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Anyone has experience with Network Time Protocol?

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  • User profile image
    TommyCarlier

    I'm writing code that implements the Network Time Protocol to connect to a time server and calculate the difference between the local system clock and the remote server clock. My test code connects to 3 different time servers. The first time I tested, the difference was 2 minutes. After synchronizing my system clock with 1 of the servers, the next test ran like I expected: a tiny difference (of a few milliseconds). But as I run more tests (using the same code), the difference is increasing. Half an hour after I synchronized, the difference is already 4 seconds!

    I can't believe my local system clock runs that much slower (or faster), so there must be something wrong with my code. Anyone got experience with implementing/using the Network Time Protocol?

  • User profile image
    Maddus Mattus

    Are you developing in a VPC? The VPC clock tends not to run in sync with the host machine.

  • User profile image
    TommyCarlier

    Maddus Mattus said:
    Are you developing in a VPC? The VPC clock tends not to run in sync with the host machine.

    No, regular Windows XP.

    It appears that my code is correct and that the problem is with my machine. If I run the same code on a different PC, the difference stays very small (tens of milliseconds). This means that the system clock of my PC loses 2 to 3 minutes each day!

  • User profile image
    Pace

    TommyCarlier said:
    Maddus Mattus said:
    *snip*

    No, regular Windows XP.

    It appears that my code is correct and that the problem is with my machine. If I run the same code on a different PC, the difference stays very small (tens of milliseconds). This means that the system clock of my PC loses 2 to 3 minutes each day!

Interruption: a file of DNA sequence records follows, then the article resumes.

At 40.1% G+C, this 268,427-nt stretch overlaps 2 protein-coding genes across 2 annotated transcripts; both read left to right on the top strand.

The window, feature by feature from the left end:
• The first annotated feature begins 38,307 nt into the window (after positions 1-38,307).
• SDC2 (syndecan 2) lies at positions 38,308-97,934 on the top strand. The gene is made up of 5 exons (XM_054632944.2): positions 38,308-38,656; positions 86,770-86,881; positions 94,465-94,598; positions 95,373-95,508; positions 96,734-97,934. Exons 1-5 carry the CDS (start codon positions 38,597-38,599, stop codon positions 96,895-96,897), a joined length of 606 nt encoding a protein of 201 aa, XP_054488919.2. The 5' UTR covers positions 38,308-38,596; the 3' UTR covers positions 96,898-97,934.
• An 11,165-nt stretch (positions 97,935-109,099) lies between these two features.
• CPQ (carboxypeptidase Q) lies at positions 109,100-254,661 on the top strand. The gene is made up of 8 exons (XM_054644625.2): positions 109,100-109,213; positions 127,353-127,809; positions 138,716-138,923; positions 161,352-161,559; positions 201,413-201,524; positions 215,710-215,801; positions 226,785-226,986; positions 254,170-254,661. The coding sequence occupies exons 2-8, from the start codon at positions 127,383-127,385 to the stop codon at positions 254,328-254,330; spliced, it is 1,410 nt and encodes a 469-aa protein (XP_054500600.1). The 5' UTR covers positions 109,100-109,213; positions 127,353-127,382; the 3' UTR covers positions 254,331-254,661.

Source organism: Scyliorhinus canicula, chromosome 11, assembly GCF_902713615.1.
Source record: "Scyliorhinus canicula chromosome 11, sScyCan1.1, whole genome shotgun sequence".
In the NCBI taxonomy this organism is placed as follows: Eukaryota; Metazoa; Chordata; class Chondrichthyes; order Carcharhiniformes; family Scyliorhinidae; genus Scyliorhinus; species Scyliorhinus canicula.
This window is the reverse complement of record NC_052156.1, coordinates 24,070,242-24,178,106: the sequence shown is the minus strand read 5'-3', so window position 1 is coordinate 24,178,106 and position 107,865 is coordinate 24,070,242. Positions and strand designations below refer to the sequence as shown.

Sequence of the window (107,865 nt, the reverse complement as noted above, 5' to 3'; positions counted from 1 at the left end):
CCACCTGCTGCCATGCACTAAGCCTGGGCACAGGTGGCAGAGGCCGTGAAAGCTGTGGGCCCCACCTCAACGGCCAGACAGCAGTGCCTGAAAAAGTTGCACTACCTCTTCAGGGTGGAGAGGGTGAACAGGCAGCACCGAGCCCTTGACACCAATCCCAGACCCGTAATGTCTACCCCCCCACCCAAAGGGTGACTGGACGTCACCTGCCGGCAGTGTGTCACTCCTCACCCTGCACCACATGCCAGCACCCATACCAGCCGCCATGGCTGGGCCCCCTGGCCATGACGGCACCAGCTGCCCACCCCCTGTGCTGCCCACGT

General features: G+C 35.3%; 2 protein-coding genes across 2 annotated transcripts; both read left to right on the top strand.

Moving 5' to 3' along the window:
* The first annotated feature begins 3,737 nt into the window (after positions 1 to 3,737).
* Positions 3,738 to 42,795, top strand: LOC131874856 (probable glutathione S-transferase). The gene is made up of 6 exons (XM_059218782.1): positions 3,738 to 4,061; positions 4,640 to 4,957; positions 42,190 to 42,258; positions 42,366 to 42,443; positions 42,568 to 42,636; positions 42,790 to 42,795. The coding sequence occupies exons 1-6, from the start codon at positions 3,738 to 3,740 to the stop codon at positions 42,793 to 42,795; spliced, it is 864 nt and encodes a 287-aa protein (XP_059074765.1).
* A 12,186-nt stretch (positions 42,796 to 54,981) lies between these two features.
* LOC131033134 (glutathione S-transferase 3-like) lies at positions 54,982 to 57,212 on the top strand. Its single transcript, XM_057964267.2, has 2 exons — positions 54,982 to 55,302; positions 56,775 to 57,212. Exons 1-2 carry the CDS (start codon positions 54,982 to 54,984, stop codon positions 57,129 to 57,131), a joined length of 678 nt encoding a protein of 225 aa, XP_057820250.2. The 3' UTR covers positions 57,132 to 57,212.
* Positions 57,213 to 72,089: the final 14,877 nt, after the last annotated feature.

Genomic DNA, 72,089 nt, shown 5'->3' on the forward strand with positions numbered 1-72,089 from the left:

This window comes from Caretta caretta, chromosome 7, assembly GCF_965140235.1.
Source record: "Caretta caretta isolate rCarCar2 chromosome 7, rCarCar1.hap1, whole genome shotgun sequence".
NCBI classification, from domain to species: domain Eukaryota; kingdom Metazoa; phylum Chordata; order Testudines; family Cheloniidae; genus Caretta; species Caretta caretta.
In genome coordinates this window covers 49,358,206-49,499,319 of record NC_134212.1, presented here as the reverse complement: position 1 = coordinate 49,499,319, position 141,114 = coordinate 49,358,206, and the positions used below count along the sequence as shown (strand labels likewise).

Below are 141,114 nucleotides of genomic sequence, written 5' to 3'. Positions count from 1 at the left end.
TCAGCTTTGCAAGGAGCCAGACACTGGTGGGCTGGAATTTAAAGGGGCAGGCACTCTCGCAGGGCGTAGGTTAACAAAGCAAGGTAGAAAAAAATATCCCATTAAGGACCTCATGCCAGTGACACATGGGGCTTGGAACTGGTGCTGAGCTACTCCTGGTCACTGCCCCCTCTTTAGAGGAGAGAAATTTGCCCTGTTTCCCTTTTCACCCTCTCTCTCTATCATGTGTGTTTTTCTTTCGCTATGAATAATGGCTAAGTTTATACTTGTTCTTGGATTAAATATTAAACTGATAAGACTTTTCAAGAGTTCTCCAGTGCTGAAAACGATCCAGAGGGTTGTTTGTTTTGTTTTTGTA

But you would notice that surely right? After a week your clock would be 14 - 21 mins out.

    Id check your CMOS battery Wink

  • User profile image
    Maddus Mattus

    TommyCarlier said:
    Maddus Mattus said:
    *snip*

    No, regular Windows XP.

    It appears that my code is correct and that the problem is with my machine. If I run the same code on a different PC, the difference stays very small (tens of milliseconds). This means that the system clock of my PC loses 2 to 3 minutes each day!

    It's always the cue, the balls or the table's fault!

    Shameless english translation of a dutch saying

  • User profile image
    TommyCarlier

    Pace said:
    TommyCarlier said:
    *snip*
    But you would notice that surely right? After a week your clock would be 14 - 21 mins out.

    Id check your CMOS battery Wink
    Maybe my boss sabotaged my PC to squeeze extra working time out of me :-O

  • User profile image
    Maddus Mattus

    TommyCarlier said:
    Pace said:
    *snip*